EU to Propose Single System for Computing Tax

The proposed common corporate tax base for companies operating in the European Union is intended to reduce tax avoidance.
Matthew HellerMay 28, 2015
EU to Propose Single System for Computing Tax

The European Commission is planning to crack down on international tax avoidance by proposing that companies operating in the European Union follow a single set of rules to calculate taxable profits.

The EU’s executive arm is set to detail proposed tax measures on June 17 but according to Reuters, Commission Vice President Valdis Dombrovskis on Wednesday gave reporters a preview of its plans, saying it would propose that a common corporate tax base (CCTB) be introduced on a staged basis.

“We agreed on the need to combat tax avoidance by re-establishing the link between taxation and where the company actually does business,” Dombrovskis said after a meeting of commissioners.

Drive Business Strategy and Growth

Drive Business Strategy and Growth

Learn how NetSuite Financial Management allows you to quickly and easily model what-if scenarios and generate reports.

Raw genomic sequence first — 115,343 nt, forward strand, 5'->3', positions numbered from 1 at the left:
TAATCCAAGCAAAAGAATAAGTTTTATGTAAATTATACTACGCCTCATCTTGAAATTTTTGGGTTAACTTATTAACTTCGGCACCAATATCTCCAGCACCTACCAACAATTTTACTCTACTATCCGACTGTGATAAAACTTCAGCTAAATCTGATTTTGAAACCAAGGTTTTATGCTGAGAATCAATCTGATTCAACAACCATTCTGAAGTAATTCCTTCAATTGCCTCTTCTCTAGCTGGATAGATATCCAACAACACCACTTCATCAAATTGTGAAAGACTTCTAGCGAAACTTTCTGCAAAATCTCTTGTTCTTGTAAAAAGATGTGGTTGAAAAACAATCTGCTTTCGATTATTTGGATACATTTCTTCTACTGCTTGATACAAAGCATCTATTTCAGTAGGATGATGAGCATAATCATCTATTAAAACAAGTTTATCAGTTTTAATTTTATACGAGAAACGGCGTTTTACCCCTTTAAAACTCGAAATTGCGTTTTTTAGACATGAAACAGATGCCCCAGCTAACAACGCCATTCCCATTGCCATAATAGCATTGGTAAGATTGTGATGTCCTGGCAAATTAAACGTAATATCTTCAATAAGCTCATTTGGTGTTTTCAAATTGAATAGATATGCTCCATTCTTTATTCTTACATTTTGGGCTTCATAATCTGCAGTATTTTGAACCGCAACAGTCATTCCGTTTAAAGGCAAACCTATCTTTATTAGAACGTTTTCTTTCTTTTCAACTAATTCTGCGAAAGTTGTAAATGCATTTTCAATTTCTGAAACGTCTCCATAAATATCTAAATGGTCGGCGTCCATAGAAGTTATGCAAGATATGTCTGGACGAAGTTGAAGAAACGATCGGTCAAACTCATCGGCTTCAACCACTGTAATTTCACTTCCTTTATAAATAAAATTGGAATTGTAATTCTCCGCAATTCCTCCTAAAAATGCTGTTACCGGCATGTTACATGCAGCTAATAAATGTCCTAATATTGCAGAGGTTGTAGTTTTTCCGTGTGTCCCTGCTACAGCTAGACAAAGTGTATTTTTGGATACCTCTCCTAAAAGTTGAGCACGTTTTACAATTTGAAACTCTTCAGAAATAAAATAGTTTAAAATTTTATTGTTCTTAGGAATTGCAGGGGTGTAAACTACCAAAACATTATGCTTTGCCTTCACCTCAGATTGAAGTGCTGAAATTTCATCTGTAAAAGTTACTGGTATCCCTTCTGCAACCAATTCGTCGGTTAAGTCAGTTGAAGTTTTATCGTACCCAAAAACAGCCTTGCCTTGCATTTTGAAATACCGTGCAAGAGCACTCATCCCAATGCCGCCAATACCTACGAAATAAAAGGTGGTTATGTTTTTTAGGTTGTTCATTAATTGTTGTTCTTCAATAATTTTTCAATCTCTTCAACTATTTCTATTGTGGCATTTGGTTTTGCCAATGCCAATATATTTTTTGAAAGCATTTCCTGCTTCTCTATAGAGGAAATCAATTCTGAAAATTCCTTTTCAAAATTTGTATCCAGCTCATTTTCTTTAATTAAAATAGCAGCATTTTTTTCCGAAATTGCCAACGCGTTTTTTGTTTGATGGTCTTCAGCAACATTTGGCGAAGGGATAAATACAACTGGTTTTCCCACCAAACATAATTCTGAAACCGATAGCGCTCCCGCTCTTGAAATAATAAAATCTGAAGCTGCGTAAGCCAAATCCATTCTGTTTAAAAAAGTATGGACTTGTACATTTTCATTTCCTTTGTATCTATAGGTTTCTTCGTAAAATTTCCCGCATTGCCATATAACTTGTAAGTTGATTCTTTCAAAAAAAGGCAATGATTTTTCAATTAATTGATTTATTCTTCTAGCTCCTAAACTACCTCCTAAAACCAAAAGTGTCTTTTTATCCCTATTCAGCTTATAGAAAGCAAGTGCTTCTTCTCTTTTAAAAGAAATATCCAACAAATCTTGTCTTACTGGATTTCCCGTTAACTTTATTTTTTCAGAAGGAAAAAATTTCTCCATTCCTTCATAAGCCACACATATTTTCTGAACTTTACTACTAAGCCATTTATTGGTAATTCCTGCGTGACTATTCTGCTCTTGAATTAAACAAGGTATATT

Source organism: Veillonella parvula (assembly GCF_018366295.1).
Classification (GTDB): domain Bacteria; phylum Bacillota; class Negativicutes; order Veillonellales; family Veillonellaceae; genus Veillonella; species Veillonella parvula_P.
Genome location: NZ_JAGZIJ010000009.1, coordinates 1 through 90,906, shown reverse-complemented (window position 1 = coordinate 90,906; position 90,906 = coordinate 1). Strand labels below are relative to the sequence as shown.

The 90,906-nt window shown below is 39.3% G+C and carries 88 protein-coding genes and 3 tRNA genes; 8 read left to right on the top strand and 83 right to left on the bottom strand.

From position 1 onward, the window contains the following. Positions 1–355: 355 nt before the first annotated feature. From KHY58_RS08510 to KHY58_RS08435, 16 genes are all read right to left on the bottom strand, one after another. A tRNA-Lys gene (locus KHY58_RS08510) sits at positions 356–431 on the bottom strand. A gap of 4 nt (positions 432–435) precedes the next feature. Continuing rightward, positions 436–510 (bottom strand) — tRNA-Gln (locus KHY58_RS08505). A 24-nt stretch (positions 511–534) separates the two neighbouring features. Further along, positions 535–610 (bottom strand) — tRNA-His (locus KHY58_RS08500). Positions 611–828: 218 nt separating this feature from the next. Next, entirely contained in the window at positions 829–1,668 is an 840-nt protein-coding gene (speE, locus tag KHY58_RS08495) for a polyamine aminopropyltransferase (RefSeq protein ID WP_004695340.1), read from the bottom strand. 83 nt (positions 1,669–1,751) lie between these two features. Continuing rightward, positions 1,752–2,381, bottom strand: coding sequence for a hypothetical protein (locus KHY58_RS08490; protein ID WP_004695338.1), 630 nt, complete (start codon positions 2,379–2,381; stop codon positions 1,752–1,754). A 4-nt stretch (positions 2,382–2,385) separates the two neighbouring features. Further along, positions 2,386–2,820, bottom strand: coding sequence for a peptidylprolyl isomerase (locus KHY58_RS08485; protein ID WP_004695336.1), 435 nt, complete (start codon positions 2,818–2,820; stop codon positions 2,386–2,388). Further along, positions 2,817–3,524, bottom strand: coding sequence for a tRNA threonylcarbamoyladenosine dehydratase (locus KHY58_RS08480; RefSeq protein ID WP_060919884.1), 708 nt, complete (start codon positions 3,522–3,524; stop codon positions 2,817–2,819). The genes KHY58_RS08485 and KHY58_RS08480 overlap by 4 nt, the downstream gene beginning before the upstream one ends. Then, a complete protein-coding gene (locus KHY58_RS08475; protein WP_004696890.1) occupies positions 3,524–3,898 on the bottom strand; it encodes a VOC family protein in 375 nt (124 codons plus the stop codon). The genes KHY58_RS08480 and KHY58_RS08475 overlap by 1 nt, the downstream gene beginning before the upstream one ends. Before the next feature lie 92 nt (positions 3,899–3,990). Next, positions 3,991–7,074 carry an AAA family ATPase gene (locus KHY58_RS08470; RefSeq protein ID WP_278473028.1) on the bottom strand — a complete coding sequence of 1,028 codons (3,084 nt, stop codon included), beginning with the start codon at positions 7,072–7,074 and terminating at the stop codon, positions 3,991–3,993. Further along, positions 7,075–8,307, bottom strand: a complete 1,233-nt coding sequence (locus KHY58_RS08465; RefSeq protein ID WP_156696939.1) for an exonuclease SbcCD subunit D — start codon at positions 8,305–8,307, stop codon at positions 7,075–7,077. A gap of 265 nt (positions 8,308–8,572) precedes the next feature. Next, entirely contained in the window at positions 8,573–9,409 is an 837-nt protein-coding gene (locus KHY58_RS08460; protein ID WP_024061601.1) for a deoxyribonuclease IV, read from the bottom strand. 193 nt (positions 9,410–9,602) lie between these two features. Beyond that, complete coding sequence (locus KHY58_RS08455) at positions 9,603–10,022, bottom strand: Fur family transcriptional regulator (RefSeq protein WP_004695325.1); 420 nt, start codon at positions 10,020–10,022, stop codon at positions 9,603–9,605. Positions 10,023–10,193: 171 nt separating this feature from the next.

Under that proposal, companies would have to comply with just one EU system for computing tax liabilities, rather than different rules in each member state, and would only have to file a single tax return for all their EU activity.

“The current rules for corporate taxation no longer fit the modern context,” said a discussion document that was prepared for the Commission. “Corporate income is taxed at a national level, but the economic environment has become more globalized, mobile, and digital.”

A similar proposal failed to gain sufficient support from member states in 2011, but Newstalk reports that “increased awareness of multinational tax avoidance through a series of high-profile leaks and investigations make[s] the common tax base much more likely this time around.”

Dombrovskis acknowledged that member states would need to agree on how to distribute tax revenues, something they have failed to do to date. Any CCTB system, he said, would have to be compulsory, but “It has to be an ambitious and also a realistic approach, realistic in the sense that it needs unanimous approval in the Council.”

In March, the Commission announced new disclosure rules requiring countries to share information about tax rulings with other member states, and the EU’s top commissioners have vowed to move the EU toward greater tax harmonization.